Tokyo Prison
Author: Mari Akasaka
Specifications: ISBN  978-4309021201
441 pages
14.2 x 20.0 cm / 5.7 x 8.0 in (WxH)
Category: Fiction
Publisher: Kawade Shobo Shinsha, Publishers
Tokyo, 2012
Translations: Simplified Chinese
Print logo
Country Languages Publisher Title ISBN Translator Affiliate Link
China Simplified Chinese
Buy now:


The author brings a fresh approach to fictionalizing herself as a teenage narrator just out of middle school, turning the vaunted Japanese literary tradition of the "I-novel" back on itself. The overarching theme of the work is the question of Emperor Hirohito's war responsibility?an issue that has largely stood as the proverbial elephant in the room of intellectual debates on World War II. In what might be termed a feat of acrobatic proficiency, the author bridges the gap between personal autobiography and a forbidden discussion of the emperor system vis-à-vis Japanese history and national polity.

At her mother Kyo's wish, protagonist Mari Akasaka graduates from middle school in Japan and moves to Maine in the United States to attend a private high school. The year is 1980 and, having been born shortly after the Tokyo Olympics in 1964, Mari turns 16 in November. Her teacher gives her a long-term assignment for the year as a condition of academic advancement: in April, she must participate in a debate on the topic of Emperor Hirohito's war responsibility in front of the entire student body.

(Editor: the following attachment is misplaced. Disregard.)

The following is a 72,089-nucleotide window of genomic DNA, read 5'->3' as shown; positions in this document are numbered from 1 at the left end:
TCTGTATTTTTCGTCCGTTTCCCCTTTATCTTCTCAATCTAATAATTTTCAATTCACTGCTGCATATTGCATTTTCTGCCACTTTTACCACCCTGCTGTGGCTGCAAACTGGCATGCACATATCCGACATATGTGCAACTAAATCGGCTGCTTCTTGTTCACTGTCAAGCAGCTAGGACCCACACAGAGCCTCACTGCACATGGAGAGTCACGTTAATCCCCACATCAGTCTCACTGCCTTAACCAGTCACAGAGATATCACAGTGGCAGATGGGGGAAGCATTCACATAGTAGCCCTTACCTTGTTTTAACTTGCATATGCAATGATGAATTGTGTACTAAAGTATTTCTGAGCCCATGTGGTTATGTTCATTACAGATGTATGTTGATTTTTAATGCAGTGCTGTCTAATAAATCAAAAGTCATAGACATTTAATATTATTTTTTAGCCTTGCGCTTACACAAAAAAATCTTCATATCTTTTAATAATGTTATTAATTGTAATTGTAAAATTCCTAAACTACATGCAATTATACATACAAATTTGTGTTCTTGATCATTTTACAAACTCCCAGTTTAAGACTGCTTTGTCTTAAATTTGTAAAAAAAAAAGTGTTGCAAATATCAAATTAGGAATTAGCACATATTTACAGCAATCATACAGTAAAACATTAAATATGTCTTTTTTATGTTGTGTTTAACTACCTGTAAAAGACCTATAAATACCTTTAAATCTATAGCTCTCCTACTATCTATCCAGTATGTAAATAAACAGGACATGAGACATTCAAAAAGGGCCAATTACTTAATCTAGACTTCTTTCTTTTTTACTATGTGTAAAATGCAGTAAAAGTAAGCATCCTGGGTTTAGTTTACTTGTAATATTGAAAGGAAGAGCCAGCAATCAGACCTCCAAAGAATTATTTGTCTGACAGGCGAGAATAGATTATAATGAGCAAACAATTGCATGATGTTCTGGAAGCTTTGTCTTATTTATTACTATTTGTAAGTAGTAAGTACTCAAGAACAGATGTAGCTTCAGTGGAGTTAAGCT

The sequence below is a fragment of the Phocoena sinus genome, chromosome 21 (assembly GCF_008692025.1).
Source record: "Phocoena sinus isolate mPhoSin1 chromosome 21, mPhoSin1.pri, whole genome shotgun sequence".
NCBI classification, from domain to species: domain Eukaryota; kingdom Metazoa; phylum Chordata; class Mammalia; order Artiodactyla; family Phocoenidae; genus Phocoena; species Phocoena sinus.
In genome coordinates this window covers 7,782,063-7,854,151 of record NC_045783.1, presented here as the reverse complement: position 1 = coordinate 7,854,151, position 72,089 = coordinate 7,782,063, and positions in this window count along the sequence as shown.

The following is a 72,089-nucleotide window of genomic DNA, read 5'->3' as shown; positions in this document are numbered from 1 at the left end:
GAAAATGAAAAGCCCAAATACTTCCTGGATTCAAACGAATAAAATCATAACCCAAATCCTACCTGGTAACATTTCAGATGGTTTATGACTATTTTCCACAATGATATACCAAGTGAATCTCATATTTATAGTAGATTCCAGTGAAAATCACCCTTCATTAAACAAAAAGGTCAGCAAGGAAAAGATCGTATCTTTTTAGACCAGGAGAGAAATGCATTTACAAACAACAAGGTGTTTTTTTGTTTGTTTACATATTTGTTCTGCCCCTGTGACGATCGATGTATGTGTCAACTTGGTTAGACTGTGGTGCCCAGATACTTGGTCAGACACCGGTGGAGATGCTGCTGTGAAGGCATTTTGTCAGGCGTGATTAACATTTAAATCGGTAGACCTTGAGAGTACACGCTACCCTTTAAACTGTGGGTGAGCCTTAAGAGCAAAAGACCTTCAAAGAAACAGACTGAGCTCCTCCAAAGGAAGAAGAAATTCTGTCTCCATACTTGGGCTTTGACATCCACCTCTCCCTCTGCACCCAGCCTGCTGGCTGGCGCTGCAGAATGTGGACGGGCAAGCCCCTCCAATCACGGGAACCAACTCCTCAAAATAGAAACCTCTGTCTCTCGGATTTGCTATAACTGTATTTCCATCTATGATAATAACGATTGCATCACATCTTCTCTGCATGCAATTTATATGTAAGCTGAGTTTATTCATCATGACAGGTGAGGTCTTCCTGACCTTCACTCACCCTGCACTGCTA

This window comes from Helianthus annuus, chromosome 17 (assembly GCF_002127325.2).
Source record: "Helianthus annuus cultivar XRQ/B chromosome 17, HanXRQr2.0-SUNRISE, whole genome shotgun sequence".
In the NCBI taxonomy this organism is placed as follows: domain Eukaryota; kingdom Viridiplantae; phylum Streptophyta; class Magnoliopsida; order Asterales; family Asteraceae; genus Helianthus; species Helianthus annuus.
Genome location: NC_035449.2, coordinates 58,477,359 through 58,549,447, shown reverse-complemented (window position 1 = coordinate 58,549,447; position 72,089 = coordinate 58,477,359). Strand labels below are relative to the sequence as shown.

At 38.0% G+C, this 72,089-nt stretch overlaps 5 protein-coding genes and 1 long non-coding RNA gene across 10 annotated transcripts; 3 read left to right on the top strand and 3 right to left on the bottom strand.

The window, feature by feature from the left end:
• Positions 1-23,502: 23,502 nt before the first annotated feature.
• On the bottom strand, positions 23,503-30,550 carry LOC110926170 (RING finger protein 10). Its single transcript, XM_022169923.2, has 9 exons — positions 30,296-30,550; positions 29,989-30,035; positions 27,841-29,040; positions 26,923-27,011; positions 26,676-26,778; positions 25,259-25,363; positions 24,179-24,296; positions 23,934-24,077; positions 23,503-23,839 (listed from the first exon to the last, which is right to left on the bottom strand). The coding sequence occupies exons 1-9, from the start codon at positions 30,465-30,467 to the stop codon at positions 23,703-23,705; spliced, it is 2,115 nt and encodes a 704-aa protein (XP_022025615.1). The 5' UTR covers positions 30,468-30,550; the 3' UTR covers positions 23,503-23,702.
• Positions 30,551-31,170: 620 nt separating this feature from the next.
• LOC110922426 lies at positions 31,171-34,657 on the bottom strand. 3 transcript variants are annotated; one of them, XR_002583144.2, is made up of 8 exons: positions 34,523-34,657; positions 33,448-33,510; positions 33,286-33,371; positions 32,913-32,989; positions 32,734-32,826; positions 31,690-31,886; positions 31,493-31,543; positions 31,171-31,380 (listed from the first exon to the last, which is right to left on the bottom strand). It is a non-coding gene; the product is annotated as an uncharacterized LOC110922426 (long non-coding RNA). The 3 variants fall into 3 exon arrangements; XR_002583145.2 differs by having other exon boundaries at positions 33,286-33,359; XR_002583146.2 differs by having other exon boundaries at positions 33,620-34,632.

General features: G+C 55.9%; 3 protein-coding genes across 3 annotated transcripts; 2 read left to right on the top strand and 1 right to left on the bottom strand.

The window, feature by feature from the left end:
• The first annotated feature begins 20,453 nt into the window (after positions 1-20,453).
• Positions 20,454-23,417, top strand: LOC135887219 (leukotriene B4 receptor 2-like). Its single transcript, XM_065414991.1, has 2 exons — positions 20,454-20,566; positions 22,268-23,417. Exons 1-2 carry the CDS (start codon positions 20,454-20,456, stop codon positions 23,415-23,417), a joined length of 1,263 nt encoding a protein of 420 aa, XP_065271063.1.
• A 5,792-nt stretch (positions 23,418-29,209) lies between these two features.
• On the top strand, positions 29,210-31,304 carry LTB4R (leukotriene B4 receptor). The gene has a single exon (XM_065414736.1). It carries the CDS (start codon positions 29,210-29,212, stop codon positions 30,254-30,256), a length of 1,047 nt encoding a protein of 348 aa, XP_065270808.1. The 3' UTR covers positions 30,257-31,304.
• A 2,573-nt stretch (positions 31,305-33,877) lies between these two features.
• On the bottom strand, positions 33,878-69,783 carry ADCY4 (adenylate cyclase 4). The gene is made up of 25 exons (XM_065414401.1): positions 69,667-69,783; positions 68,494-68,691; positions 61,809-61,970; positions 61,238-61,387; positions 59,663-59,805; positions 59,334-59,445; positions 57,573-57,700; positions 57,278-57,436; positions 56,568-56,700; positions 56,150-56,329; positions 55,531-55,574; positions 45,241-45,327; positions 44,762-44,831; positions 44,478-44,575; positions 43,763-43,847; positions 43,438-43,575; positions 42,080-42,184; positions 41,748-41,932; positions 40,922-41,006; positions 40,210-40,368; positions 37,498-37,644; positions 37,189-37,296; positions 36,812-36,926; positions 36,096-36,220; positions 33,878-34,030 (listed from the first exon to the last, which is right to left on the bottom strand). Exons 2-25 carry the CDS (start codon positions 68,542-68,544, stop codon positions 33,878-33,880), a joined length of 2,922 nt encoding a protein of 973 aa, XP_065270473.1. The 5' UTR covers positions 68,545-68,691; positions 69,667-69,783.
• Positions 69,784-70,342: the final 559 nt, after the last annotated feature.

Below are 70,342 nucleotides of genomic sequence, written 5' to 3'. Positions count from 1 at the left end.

Living at a far remove from any other Japanese, she finds that phone calls to her mother in Tokyo are effectively her only lifeline. But the international telephone circuits get crossed, and she connects instead to her 45-year-old divorced and remarried self, Mari Akasaka the author. To help the overwhelmed Mari, the older Akasaka pretends to be her mother Kyo. In the climactic scene of the debate, with the whole school watching, Mari transforms herself into Emperor Hirohito appearing before the Tokyo War Crimes Tribunal . . .

The novelist Natsuki Ikezawa wrote, "When I finished reading, I realized that the book had completely altered the picture I had of Japan's postwar history, and of the country's national consciousness. And I sat marveling at an achievement that I'd never quite known was possible in fiction." The novelist Seiko Ito wrote, "This is world literature. It begs to be translated immediately into as many languages as possible." As these two reviewers among many in the same vein suggest, the work represents a new pinnacle of postwar literature, a true masterpiece.